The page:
Please explain this to me-complete novice!!(36 Posts)
My Ds is 2.3yo, we are renting in a good school catchment area, but he goes to a nursery and eventually preschool at Dh's place of work, out if catchment (we moved into area a year ago)
I am completely new to this lark!
Do preschools determine place allocation or is that a myth?
What happens if the school whose catchment we are in is c of e and we are not?
Should I have been playing the system since he was born and how do I catch up?!!
If we buy out of the area once he is at school, where would his little sister go and would he have to move schools?
When do we start the enrollment process for primary school?
I'm in the most competitive part of Poole if anyone knows the area.
Many thanks in advance...I appreciate it's lots of questions!!
Can't help with your area but here pre-school has no factor in getting a school place. It was made v v clear when applying for pre-school places.
To enrol for an actual school place, here you get sent a form when in November I think it was of the year before they're due to start. I think they get your address from the HV records but all the info is online if you've moved since they were born. Our applications are online too.
Sorry don't know about the other bits.
Whether the preschools feed into the primary schools or not will be dependent on area and LEA policy, I think - this is what I was told (I also have a DS 2.3!)
I have been advised to ring around all the schools which are local and arrange to go in. You don't need to start looking at primary schools until a year before they start (so September 2012 for us) but although there isn't a feeder system in my area, I would like DS ideally to go to the preschool of the school he is likely to move up to, so that the building is familiar and he is in the (mostly) same group of children as he moves up. So because he will be starting preschool in one year I'm going to start looking at primary schools now. But if you want to keep him where he is (and there isn't a feeder system in your area) you probably have about 18-20 months yet before you need to worry. AFAIK state schools are not allowed to have waiting lists so places are allocated based on distance, whether there is a sibling at the school, etc.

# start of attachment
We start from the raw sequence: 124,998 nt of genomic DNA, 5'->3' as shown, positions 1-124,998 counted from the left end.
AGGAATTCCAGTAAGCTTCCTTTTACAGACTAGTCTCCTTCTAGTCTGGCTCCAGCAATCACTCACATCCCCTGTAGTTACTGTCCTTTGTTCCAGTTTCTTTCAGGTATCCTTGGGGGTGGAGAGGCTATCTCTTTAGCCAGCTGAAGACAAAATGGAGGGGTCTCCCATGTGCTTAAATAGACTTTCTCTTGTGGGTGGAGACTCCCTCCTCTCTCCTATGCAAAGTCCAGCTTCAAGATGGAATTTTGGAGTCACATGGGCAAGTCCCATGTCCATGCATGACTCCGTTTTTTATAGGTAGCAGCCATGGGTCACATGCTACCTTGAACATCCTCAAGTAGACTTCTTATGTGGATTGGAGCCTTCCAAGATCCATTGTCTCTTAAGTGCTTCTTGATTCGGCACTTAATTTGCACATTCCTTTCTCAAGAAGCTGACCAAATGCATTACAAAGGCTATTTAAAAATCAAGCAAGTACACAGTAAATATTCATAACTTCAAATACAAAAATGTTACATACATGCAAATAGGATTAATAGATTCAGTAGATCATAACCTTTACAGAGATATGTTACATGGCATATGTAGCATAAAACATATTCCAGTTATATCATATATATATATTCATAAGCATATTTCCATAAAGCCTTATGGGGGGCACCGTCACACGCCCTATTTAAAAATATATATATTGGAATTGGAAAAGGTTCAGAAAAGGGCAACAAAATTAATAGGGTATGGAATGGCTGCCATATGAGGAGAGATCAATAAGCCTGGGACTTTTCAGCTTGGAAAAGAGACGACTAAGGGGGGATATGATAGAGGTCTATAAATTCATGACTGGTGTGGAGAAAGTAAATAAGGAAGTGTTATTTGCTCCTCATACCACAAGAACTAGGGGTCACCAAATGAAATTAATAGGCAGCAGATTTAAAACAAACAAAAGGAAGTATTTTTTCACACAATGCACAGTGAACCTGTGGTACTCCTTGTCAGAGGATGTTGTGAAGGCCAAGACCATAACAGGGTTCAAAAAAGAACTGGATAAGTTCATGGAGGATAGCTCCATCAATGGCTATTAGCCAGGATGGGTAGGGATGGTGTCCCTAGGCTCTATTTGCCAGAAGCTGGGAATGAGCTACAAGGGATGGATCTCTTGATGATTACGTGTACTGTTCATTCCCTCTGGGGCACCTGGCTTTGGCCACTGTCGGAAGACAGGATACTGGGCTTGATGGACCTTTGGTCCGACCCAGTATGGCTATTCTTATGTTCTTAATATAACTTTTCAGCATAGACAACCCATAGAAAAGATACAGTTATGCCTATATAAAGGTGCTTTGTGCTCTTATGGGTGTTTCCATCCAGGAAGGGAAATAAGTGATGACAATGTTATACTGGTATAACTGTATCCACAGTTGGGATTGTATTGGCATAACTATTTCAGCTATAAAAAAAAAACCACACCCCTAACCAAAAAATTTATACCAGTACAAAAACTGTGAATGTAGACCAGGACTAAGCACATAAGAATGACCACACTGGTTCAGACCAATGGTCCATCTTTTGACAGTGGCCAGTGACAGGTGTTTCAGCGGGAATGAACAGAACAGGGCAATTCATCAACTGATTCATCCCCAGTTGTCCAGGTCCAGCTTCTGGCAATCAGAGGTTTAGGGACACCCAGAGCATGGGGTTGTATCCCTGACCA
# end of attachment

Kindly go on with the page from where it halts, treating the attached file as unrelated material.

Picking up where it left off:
Look at practical things first like distance, routes, ofsted reports, any necessary special needs provision, then ask local parents, and when you go in take your child with you and see if the teachers take an interest in him and whether you like the feel of the school generally.
Places allocation usually goes like this (That is a Scottish council but it's usually very similar)
HTH I'm finding it all a bit confusing too but this is what I have worked out so far.
Thank you for replying
They go to school the autumn they turn 5, yes?
You need to check your local county council website.
In Hampshire you apply between Sep -Nov and get offered a place in January, but 2 miles away in Surrey you apply Oct-Jan and get offered in March, so its all different.
As crafty says, pre-school makes no difference at all, and you cant be on waiting lists for state schools.
If it is important to you that both DD and DS attend same school you will need to see what their entrance criteria is and whether siblings or in catchment have higher priority.
CofE schools AFAIK dont always specify that you have to attend church, but again double check their website, as if it is a church maintained school then they can specify that.
Preschools do not normally determine allocation - that's down to catchment. But be aware that catchments change according to demand - if the school has an intake of say 60 a year, and there are 65 children in the catchment who apply, the LA will effectively make the catchment smaller.
Google your Local Authority+childrens services+admissions, and they'll tell you what to do - normally you're sent a form and asked for preferences.